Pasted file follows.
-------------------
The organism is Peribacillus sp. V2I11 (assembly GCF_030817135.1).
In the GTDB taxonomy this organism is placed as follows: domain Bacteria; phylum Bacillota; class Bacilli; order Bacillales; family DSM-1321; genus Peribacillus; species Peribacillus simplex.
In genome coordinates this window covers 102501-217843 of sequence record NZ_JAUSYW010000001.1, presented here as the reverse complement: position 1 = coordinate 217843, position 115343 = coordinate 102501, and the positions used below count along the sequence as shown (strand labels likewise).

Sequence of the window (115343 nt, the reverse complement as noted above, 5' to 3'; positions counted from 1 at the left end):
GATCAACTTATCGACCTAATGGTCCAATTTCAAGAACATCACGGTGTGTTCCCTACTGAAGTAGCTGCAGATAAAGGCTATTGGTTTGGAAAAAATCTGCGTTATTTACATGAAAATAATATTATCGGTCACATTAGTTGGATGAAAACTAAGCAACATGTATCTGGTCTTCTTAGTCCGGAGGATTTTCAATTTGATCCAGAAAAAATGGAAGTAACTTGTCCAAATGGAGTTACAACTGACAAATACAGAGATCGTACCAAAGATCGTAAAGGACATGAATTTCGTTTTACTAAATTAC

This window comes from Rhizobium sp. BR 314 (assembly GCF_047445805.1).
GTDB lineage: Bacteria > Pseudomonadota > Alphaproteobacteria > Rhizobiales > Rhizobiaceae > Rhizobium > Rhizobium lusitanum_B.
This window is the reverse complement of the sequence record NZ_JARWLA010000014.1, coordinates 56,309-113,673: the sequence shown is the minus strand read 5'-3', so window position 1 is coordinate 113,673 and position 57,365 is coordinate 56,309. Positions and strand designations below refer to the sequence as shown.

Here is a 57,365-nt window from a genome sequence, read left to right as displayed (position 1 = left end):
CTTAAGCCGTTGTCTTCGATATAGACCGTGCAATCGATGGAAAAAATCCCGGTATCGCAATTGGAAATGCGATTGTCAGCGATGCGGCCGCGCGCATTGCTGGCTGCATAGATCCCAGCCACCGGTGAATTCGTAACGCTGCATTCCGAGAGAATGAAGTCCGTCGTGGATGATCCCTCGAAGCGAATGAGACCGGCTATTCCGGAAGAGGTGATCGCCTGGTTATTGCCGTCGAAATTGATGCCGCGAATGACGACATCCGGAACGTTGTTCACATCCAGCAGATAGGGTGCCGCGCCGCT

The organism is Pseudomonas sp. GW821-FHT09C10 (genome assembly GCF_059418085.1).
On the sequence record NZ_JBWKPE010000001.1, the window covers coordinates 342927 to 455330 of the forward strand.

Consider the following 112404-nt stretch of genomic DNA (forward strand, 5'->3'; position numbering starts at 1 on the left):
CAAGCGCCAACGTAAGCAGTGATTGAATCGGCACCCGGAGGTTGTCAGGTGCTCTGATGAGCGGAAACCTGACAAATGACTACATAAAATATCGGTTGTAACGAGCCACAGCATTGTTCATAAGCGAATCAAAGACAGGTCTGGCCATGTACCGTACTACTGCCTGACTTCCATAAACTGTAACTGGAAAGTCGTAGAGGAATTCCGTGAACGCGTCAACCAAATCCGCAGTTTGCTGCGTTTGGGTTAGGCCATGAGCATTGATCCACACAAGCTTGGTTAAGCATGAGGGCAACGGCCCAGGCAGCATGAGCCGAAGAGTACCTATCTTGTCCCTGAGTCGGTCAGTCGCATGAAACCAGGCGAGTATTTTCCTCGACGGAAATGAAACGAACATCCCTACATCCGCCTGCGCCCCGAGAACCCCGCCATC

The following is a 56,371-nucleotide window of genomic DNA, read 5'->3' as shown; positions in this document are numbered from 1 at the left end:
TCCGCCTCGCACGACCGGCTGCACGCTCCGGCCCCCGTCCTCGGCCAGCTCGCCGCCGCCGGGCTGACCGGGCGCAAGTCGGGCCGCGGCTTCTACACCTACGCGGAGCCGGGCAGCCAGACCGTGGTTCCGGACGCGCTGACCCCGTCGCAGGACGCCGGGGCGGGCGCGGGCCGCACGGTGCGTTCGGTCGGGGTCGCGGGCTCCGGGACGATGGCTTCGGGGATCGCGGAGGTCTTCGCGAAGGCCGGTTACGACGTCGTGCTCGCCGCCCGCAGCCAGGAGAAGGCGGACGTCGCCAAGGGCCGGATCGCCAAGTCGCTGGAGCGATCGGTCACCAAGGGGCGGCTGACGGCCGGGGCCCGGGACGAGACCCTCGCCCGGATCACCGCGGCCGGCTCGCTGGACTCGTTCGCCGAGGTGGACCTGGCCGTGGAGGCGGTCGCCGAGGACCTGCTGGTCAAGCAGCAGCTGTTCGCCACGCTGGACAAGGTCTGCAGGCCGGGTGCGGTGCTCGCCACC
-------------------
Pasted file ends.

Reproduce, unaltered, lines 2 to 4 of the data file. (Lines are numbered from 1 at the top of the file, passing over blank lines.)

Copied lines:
In the GTDB taxonomy this organism is placed as follows: domain Bacteria; phylum Bacillota; class Bacilli; order Bacillales; family DSM-1321; genus Peribacillus; species Peribacillus simplex.
In genome coordinates this window covers 102501-217843 of sequence record NZ_JAUSYW010000001.1, presented here as the reverse complement: position 1 = coordinate 217843, position 115343 = coordinate 102501, and the positions used below count along the sequence as shown (strand labels likewise).

Sequence of the window (115343 nt, the reverse complement as noted above, 5' to 3'; positions counted from 1 at the left end):